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School Fees Hike to be Rationalized by the Delhi Government

Jun 2, 2015 16:16 IST

    In order to rationalize the uneven school fee hike in the state, the Delhi Government has planned to propose amendments to the existing Delhi School Education Act and Rules 1973. In the amendment draft bill there would be another component which would deal with the criteria for nursery admission in various schools and giving education director the powers to issue instructions. In the coming budget session which would start tentatively from mid-June, the recent amendments would be proposed in Delhi Assembly, challenging the 40 year old model of DSEAR.

    The main focus of the amendments is to rationalize the unjust fee hike in various private schools around the state. This would be the very first policy initiative by the education department in the newly formed Delhi Government. The draft contains a provision for establishment of a committee which would be chaired by an additional director, the director being the appellate authority, and would look into the complaints registered against the fee hike and its structure by parents and other stakeholders. The government in drafting the amendment is drawing help from the Tamil Nadu and Rajasthan model which have successfully regulated the school fees in their respective states.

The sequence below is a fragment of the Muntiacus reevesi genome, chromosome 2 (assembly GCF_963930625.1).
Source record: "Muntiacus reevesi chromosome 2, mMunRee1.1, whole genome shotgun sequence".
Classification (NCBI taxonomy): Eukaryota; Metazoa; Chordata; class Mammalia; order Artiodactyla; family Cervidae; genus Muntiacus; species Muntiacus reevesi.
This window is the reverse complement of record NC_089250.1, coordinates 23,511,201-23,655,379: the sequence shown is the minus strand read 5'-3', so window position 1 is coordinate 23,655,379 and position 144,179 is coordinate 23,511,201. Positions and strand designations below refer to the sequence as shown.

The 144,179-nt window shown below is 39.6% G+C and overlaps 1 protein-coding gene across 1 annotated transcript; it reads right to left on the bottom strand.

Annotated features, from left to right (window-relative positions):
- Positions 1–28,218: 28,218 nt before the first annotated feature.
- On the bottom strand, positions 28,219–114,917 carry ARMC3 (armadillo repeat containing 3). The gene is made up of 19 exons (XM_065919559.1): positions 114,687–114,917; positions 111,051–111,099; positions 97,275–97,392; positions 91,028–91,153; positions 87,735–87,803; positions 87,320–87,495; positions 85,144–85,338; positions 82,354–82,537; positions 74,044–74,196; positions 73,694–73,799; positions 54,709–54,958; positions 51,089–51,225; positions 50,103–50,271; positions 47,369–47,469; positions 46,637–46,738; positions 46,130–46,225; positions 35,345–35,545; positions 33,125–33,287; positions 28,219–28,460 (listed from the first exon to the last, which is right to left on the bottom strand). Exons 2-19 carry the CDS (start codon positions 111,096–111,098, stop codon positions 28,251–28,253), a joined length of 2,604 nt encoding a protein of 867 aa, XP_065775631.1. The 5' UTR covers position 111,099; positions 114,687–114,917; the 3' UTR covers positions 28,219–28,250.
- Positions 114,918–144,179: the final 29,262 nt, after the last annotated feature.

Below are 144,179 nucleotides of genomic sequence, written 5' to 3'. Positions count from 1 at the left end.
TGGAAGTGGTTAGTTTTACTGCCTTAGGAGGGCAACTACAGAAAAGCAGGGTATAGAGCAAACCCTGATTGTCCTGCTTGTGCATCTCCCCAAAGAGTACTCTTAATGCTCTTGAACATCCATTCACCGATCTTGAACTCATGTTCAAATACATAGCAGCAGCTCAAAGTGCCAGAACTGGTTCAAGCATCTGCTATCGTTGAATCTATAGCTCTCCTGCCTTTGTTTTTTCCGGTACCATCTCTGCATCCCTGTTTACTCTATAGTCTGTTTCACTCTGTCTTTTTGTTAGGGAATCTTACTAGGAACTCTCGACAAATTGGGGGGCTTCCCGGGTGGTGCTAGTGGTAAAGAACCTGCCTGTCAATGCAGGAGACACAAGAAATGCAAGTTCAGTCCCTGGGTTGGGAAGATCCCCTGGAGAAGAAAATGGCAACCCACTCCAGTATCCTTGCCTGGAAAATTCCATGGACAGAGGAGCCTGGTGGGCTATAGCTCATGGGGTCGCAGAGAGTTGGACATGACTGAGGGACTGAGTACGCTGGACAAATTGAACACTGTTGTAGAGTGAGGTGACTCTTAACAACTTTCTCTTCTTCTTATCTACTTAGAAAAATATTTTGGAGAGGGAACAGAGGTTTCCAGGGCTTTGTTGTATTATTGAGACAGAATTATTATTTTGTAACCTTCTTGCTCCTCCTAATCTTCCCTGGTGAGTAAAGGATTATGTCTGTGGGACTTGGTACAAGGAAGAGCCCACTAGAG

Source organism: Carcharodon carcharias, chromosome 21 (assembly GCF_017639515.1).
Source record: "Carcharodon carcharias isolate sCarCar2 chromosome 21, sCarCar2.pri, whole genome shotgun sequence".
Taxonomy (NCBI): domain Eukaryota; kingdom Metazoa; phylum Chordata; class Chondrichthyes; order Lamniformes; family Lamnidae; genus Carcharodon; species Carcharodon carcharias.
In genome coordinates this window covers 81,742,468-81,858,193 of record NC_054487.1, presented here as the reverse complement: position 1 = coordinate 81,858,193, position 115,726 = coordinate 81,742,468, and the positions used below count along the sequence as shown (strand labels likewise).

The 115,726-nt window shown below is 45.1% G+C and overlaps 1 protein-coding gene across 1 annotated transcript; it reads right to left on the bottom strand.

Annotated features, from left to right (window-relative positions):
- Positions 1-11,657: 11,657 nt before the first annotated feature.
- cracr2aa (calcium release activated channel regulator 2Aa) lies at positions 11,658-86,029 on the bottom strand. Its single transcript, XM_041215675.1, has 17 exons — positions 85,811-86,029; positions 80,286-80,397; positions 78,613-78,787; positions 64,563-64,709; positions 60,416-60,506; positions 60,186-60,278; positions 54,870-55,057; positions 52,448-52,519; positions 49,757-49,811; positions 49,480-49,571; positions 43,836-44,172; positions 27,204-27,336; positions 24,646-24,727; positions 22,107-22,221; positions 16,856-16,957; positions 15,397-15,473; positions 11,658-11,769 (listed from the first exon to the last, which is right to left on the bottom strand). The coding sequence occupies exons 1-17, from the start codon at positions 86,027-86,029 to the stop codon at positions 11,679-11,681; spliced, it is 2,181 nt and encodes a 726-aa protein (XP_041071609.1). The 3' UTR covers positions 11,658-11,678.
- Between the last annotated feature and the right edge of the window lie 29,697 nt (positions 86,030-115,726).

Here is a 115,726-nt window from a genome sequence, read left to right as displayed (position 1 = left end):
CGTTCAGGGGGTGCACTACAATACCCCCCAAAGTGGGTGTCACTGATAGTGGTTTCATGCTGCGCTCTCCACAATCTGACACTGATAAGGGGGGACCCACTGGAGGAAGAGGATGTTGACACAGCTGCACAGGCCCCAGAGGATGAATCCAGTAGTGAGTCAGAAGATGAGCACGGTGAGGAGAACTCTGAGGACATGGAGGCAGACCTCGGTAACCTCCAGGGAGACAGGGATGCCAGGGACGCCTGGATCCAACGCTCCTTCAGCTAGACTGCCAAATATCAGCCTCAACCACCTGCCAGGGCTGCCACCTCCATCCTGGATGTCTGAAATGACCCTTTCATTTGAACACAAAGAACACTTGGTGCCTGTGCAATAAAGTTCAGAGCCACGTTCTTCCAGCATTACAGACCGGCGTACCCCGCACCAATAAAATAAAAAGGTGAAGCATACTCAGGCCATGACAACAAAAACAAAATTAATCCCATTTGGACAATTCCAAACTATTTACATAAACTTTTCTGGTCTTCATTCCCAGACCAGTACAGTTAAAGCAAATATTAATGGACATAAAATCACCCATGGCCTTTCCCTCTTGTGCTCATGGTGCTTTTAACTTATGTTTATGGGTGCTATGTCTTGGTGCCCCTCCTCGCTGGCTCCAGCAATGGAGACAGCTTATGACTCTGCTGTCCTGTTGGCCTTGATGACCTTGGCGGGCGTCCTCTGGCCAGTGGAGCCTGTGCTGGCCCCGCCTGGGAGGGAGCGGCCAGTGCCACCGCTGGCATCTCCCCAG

Though, the draft differs from the Tamil Nadu model in its composition of the fee committee. The fee committee in Tamil Nadu is headed by a retired judge and once the proposal for increase in the fees gets sanctioned, the schools cannot further raise the fees for the next three years.

    According to an education activist who has seen the bill, “Unlike the TN Act there is no deadline that has been set for the committee to redress complaints in. They can take months and during that time the schools will continue to charge high fees. But on the brighter side, this internal committee won’t be toothless and will have the power of a civil court. There is also a provision for imprisonment for three to seven years if violations are proved.”


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